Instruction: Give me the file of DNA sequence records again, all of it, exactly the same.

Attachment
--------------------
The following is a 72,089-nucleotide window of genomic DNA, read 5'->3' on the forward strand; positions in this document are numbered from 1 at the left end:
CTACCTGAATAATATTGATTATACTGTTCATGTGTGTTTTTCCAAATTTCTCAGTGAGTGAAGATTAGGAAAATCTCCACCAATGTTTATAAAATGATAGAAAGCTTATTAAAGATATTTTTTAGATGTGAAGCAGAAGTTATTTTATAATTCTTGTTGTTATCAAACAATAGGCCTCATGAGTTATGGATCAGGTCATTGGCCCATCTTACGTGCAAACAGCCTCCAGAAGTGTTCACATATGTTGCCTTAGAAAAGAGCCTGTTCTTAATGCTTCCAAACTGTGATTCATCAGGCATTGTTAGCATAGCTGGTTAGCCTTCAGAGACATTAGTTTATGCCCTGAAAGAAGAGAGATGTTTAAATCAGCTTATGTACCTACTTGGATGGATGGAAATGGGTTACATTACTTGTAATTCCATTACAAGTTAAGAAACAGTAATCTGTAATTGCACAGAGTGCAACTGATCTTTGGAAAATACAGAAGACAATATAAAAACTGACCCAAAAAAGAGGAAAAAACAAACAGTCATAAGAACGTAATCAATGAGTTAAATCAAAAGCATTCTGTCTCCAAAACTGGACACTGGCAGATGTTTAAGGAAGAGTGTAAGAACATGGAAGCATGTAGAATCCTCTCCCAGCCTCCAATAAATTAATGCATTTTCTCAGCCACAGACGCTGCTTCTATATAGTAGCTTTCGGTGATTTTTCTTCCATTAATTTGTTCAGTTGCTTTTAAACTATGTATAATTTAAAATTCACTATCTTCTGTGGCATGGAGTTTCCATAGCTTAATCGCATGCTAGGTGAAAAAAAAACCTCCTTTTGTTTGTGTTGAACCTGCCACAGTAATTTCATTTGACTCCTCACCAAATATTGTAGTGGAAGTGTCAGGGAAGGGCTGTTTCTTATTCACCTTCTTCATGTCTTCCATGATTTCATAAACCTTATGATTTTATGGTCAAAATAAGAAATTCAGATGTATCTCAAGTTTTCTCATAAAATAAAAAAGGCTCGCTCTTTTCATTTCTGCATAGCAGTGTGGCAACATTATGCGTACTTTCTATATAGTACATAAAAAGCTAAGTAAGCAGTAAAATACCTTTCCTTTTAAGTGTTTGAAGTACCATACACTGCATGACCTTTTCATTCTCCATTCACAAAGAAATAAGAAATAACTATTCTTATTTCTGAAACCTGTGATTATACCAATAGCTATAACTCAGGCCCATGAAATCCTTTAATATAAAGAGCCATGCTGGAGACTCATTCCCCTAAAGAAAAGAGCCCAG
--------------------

The following is a 72,089-nucleotide window of genomic DNA, read 5'->3' on the forward strand; positions in this document are numbered from 1 at the left end:
CTACCTGAATAATATTGATTATACTGTTCATGTGTGTTTTTCCAAATTTCTCAGTGAGTGAAGATTAGGAAAATCTCCACCAATGTTTATAAAATGATAGAAAGCTTATTAAAGATATTTTTTAGATGTGAAGCAGAAGTTATTTTATAATTCTTGTTGTTATCAAACAATAGGCCTCATGAGTTATGGATCAGGTCATTGGCCCATCTTACGTGCAAACAGCCTCCAGAAGTGTTCACATATGTTGCCTTAGAAAAGAGCCTGTTCTTAATGCTTCCAAACTGTGATTCATCAGGCATTGTTAGCATAGCTGGTTAGCCTTCAGAGACATTAGTTTATGCCCTGAAAGAAGAGAGATGTTTAAATCAGCTTATGTACCTACTTGGATGGATGGAAATGGGTTACATTACTTGTAATTCCATTACAAGTTAAGAAACAGTAATCTGTAATTGCACAGAGTGCAACTGATCTTTGGAAAATACAGAAGACAATATAAAAACTGACCCAAAAAAGAGGAAAAAACAAACAGTCATAAGAACGTAATCAATGAGTTAAATCAAAAGCATTCTGTCTCCAAAACTGGACACTGGCAGATGTTTAAGGAAGAGTGTAAGAACATGGAAGCATGTAGAATCCTCTCCCAGCCTCCAATAAATTAATGCATTTTCTCAGCCACAGACGCTGCTTCTATATAGTAGCTTTCGGTGATTTTTCTTCCATTAATTTGTTCAGTTGCTTTTAAACTATGTATAATTTAAAATTCACTATCTTCTGTGGCATGGAGTTTCCATAGCTTAATCGCATGCTAGGTGAAAAAAAAACCTCCTTTTGTTTGTGTTGAACCTGCCACAGTAATTTCATTTGACTCCTCACCAAATATTGTAGTGGAAGTGTCAGGGAAGGGCTGTTTCTTATTCACCTTCTTCATGTCTTCCATGATTTCATAAACCTTATGATTTTATGGTCAAAATAAGAAATTCAGATGTATCTCAAGTTTTCTCATAAAATAAAAAAGGCTCGCTCTTTTCATTTCTGCATAGCAGTGTGGCAACATTATGCGTACTTTCTATATAGTACATAAAAAGCTAAGTAAGCAGTAAAATACCTTTCCTTTTAAGTGTTTGAAGTACCATACACTGCATGACCTTTTCATTCTCCATTCACAAAGAAATAAGAAATAACTATTCTTATTTCTGAAACCTGTGATTATACCAATAGCTATAACTCAGGCCCATGAAATCCTTTAATATAAAGAGCCATGCTGGAGACTCATTCCCCTAAAGAAAAGAGCCCAG